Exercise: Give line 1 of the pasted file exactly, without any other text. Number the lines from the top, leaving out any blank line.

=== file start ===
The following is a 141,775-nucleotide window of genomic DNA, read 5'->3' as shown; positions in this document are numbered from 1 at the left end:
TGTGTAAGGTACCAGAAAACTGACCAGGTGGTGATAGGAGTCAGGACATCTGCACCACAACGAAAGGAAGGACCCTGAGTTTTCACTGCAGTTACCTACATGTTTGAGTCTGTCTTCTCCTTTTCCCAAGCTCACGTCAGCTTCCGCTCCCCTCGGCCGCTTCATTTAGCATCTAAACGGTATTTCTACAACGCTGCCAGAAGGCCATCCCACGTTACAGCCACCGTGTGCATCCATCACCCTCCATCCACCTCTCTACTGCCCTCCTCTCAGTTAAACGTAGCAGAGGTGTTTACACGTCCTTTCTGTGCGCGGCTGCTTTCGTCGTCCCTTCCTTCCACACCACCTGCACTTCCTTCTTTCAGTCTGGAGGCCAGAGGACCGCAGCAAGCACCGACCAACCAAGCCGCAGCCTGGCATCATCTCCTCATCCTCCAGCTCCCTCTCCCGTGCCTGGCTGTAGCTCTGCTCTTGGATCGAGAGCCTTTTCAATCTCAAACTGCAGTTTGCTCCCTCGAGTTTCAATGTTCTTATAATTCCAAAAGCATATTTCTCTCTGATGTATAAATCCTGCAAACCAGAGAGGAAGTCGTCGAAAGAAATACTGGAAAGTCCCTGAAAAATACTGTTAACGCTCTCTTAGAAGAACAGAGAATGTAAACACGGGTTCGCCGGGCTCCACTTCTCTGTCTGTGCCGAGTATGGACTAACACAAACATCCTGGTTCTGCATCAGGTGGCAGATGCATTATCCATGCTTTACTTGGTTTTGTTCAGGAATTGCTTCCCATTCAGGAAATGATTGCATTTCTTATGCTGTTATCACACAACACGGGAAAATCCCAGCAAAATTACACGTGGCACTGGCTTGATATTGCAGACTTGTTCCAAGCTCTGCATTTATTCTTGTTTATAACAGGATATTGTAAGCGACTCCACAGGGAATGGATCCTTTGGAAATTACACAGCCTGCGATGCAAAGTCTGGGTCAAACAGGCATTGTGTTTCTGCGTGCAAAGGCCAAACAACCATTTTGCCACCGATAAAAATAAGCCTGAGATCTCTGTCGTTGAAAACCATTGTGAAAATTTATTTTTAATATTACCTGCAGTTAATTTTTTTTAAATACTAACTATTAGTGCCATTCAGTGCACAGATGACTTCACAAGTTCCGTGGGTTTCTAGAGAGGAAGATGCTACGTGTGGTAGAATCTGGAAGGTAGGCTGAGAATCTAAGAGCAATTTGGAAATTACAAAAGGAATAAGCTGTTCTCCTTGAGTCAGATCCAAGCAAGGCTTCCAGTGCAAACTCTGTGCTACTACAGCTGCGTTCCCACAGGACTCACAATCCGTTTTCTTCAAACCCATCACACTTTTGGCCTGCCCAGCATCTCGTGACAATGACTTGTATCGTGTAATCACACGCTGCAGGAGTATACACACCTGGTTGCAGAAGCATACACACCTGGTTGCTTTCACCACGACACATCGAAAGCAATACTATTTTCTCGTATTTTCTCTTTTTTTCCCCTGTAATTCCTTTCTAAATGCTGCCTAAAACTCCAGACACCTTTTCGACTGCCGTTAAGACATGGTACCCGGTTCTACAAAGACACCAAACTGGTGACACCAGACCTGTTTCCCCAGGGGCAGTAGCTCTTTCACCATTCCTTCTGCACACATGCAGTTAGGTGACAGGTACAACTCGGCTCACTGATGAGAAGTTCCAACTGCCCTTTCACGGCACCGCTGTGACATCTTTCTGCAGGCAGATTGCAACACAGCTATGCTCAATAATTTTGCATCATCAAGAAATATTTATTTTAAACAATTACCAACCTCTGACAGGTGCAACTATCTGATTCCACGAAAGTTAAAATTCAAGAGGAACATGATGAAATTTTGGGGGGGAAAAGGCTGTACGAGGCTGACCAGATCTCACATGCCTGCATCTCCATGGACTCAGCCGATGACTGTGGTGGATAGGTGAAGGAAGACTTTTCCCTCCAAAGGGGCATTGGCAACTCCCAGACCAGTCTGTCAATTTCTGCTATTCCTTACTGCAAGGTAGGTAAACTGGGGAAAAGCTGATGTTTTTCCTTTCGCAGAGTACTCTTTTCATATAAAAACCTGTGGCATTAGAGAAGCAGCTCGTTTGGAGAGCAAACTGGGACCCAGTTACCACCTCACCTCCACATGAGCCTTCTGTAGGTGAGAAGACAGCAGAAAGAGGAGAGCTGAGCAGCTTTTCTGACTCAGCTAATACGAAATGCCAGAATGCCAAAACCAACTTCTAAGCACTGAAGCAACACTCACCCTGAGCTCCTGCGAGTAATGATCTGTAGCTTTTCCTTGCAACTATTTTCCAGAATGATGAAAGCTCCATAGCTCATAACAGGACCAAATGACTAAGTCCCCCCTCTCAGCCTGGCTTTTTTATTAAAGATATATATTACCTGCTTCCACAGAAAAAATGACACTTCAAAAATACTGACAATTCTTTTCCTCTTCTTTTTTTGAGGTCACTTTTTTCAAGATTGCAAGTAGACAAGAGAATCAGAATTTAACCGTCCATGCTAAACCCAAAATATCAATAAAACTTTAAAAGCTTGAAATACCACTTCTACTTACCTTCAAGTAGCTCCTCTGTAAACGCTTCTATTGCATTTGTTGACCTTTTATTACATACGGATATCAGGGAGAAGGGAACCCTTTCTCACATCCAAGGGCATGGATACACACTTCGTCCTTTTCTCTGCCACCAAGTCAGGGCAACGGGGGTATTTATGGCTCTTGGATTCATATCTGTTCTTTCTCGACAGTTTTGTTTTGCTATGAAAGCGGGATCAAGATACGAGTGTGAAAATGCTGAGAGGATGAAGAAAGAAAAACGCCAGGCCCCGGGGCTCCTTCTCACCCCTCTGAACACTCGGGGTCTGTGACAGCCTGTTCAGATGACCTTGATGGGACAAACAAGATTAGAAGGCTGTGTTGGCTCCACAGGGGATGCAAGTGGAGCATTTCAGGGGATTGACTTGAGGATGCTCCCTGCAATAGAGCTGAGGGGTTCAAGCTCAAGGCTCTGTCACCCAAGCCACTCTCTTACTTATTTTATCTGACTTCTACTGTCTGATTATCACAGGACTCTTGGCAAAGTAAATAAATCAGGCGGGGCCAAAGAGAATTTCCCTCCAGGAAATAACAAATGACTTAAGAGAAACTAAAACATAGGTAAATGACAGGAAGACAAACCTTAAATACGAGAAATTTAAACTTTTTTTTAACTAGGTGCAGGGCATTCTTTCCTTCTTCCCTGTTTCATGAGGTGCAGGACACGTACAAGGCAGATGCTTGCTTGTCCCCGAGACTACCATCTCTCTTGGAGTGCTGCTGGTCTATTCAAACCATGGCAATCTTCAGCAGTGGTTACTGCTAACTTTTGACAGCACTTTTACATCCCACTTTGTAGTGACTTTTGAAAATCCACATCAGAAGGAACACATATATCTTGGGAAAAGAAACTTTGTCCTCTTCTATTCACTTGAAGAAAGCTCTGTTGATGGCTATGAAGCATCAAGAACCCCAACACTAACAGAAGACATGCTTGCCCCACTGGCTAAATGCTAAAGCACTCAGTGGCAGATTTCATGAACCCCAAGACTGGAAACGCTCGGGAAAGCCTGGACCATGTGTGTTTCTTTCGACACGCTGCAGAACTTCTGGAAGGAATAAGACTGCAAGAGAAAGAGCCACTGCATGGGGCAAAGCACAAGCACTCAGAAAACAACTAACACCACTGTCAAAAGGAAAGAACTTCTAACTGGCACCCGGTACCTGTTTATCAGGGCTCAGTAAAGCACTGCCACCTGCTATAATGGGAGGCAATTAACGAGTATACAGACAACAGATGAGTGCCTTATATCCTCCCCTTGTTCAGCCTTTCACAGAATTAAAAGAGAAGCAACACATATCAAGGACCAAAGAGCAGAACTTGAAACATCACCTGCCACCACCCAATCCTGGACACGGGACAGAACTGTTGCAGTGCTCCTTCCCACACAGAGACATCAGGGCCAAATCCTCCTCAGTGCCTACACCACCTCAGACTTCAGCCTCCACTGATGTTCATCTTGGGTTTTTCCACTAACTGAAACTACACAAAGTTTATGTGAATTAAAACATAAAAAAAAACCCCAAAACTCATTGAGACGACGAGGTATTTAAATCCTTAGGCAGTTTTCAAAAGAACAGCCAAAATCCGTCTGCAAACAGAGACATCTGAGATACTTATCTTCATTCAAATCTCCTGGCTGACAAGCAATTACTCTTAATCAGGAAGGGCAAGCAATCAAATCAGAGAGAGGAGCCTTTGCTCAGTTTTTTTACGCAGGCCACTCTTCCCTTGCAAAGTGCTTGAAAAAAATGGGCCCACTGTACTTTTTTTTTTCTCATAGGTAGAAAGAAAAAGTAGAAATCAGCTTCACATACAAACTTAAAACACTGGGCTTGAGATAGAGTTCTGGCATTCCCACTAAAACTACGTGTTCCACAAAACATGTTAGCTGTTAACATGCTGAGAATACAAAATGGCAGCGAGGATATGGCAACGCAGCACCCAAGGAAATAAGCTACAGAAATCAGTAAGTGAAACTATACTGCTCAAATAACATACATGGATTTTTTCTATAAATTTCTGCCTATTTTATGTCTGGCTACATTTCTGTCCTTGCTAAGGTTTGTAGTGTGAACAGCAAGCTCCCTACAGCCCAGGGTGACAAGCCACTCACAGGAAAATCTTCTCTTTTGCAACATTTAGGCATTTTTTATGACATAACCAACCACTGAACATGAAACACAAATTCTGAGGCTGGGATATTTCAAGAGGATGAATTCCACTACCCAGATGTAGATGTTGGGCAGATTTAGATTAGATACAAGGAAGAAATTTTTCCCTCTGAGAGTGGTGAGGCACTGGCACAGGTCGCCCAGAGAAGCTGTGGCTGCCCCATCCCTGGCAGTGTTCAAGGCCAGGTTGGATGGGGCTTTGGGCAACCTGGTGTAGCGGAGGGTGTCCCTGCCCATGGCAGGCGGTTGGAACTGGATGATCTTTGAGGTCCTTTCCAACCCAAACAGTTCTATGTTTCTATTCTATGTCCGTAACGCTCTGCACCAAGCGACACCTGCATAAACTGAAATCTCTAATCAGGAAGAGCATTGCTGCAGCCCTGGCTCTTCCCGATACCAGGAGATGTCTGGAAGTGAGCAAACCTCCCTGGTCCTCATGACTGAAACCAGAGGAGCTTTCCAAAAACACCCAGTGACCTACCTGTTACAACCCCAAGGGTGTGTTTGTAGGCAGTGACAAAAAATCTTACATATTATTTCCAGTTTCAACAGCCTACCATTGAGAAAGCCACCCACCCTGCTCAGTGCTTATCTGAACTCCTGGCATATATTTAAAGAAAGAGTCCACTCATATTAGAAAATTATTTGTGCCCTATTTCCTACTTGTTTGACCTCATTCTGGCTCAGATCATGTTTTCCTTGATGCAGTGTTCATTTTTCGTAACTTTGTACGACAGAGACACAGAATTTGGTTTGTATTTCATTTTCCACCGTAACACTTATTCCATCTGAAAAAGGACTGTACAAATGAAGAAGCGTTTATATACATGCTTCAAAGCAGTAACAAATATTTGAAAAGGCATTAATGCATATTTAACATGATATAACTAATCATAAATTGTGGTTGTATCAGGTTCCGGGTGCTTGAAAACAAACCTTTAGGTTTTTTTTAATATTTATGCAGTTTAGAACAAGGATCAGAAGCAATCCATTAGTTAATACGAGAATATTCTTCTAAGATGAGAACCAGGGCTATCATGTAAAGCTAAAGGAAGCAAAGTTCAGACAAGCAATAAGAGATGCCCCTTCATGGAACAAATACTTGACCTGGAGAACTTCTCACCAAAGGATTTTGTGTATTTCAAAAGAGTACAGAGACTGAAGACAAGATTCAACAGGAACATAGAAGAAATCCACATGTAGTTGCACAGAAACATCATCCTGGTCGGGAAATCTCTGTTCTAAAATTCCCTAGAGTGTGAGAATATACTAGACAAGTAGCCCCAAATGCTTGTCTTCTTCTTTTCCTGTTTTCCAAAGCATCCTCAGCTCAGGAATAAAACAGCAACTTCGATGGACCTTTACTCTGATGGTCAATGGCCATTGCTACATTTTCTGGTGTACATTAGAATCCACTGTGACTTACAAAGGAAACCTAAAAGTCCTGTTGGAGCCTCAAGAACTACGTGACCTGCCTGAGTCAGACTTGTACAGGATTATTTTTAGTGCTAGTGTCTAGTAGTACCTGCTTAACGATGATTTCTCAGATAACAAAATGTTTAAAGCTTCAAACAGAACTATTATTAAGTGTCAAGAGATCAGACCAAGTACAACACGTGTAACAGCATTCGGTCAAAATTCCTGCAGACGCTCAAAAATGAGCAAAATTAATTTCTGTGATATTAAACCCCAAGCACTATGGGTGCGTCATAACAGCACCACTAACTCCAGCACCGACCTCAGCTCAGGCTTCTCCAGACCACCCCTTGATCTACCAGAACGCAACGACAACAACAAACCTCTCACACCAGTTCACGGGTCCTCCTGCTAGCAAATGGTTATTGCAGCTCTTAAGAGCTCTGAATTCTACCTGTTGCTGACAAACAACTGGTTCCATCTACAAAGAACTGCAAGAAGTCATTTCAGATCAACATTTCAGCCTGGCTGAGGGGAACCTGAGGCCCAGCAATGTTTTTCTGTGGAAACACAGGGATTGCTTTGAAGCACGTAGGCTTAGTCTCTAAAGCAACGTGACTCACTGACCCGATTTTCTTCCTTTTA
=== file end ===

The following is a 141,775-nucleotide window of genomic DNA, read 5'->3' as shown; positions in this document are numbered from 1 at the left end: